Probably more active here at Farnborough International 2006 than any other exhibitor is ATC Lasham (Hall 1/Stand B22), which handles all arriving and departing aircraft. The British aircraft maintenance provider, which is headquartered at Lasham airfield just a few miles southwest of Farnborough, is coming to the end of a 10-year, five-show contract that also covers the provision of ground equipment associated with around 140 different types of aircraft (including those here for the public flying display next weekend).
In a 14-day operation that will have had ATC Lasham personnel on site at Farnborough continuously since the beginning of last week, the company must have available ground power units, aircraft towing tractors (tugs), access equipment and a large range of tow bars. The contract, which previously was held by British Airways, includes all engineering support, including line service.
ATC Lasham has to receive aircraft for static exhibition and reposition them every day as required for both the flying display and any manufacturer’s demonstration flights. The company says that four aircraft must be moved to make room for the Airbus A380 very large airliner, for which there are only two spots on the airfield sufficiently large enough to accommodate it.
Recent business won by ATC Lasham, which occupies maintenance facilities previously used by FLS Aerospace (and before that Dan-Air Engineering), includes a 15-month contract beginning in August to provide C and D checks for 19 Boeing 737-300s for Norwegian, a low-cost carrier that formerly operated as Busy Bee Airlines and later Air Executive Norway and Norwegian Air Shuttle.
ATC Lasham is performing a heavy-maintenance D check on the Government of Niger’s Boeing 737-200C and a C check on a SunExpress Boeing 757, including the first European installation of 757 winglets. It also has a five-year 757 maintenance contract from express-parcels operator DHL.
Set up in 1995, the company also has a facility at Southend Airport, on the north side of the Thames estuary east of London, and another at a former UK Ministry of Defence maintenance base at St. Athan in South Wales. The latter was acquired late last year to provide extra capacity while one of the Lasham maintenance bays is extended to increase available 757 space and to enable the company to handle growing 767 business.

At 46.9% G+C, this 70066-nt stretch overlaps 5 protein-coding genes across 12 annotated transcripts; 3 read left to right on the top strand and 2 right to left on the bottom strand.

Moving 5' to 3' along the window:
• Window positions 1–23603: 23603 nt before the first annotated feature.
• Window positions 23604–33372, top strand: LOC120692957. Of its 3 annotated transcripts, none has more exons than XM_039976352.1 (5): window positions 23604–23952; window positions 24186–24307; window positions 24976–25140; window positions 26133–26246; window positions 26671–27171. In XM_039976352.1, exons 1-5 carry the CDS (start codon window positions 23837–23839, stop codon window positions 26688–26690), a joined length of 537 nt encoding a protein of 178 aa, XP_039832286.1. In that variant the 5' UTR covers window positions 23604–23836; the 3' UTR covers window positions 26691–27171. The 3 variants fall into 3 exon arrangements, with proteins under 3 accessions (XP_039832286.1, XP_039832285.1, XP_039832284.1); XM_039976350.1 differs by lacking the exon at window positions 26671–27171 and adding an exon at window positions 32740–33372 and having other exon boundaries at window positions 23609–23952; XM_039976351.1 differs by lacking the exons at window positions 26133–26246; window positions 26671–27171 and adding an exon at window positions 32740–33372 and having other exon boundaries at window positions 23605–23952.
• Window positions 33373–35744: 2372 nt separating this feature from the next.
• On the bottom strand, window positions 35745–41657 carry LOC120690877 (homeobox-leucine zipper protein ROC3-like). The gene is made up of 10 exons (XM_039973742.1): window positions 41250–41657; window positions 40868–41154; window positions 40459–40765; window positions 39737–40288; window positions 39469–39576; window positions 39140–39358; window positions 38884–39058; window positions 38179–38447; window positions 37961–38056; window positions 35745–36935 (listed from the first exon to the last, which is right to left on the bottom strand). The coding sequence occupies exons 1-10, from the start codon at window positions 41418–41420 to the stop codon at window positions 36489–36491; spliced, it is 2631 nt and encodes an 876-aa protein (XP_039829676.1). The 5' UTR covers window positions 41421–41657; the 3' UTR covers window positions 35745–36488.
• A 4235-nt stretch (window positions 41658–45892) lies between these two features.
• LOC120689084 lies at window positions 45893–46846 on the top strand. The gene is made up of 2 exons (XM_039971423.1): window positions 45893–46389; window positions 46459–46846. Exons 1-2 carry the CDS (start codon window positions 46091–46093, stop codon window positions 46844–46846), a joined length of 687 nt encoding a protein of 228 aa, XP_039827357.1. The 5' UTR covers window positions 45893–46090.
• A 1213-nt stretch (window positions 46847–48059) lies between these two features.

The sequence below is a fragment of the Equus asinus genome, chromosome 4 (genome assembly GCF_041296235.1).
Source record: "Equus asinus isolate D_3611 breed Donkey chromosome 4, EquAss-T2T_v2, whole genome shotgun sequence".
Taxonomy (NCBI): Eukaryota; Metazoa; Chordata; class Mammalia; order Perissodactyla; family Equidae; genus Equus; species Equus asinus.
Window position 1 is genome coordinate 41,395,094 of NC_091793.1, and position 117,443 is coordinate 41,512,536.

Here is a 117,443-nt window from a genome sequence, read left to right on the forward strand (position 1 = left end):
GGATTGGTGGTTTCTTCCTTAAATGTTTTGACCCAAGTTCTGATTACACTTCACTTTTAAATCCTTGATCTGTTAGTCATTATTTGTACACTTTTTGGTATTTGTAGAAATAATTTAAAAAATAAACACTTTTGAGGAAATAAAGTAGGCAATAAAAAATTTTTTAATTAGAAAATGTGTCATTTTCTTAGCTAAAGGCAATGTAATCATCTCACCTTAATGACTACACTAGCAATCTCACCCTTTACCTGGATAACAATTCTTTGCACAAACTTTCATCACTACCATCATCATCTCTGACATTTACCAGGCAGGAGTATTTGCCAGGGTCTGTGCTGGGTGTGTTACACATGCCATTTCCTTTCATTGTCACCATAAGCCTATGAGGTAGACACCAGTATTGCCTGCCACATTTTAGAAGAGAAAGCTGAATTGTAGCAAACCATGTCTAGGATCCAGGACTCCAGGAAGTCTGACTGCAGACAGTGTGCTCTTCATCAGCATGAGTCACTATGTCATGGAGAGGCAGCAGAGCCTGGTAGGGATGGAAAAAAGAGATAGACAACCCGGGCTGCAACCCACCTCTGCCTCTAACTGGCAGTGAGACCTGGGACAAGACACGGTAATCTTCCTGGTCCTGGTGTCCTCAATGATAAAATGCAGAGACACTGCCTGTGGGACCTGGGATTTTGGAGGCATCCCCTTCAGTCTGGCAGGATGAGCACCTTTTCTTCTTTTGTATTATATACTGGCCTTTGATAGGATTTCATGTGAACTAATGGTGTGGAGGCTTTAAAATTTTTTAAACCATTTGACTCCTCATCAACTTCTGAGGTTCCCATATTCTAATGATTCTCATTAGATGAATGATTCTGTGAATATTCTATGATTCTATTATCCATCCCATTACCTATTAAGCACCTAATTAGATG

ATC Lasham is negotiating with the UK Ministry of Defence to remain at St. Athan indefinitely, and hopes to reach agreement by mid-2007. The Southend capacity was acquired in 2003 with approval for Boeing 727, 737, and 757 work, to which the Airbus A320 has since been added.
ATC Lasham, which claims to be the leading UK independent aircraft maintenance organization, has an Aer Lingus contract covering work on seven A320s at Southend. All painting contracts are performed at Southend, with some aircraft being positioned from Lasham following other work.
As part of continuing enhancement of its principal base at Lasham, which employs almost 300 people, ATC Lasham has installed a new runway. It is talking to Boeing about the establishment of a 757 cargo-conversion line at Lasham, which could be required if any European operators wanted such work completed in the region; current conversions are performed in Canada. The company has obtained the cargo door tooling developed by British Aerospace for Airbus A300 conversions.
Chief executive Nicolas Cook said the company plans to expand its Southend and St. Athan sites. Current growth has enabled the company to introduce five new engineering apprentices later this year, in addition to 15 working at Lasham.
ATC Lasham is seeing an increasing volume of work from corporate operators of large aircraft, with some 14 owners of 727, 737 and Boeing Business Jet equipment using the company. Like most such organizations, it can provide structural modifications, aircraft-on-ground repairs, in-flight entertainment and avionics system installation and modification, and other technical work.
By specializing in well-established airline models, ATC Lasham believes it is able to provide a low-cost facility in its declared business of “selling man- hours on older aircraft.”
Here at Farnborough, ATC Lasham is promoting An Airfield in Hampshire, a 40-minute video documentary directed by movie actor Oliver Tobias, which interjects coverage of a 14-day 757 check with archive material telling the story of Lasham airfield. It was built during World War II as a fighter and bomber base from which operated de Havilland Mosquitos, Hawker Typhoons, and North American B-25 Mitchells. Lasham is also one of the world’s most important gliding sites.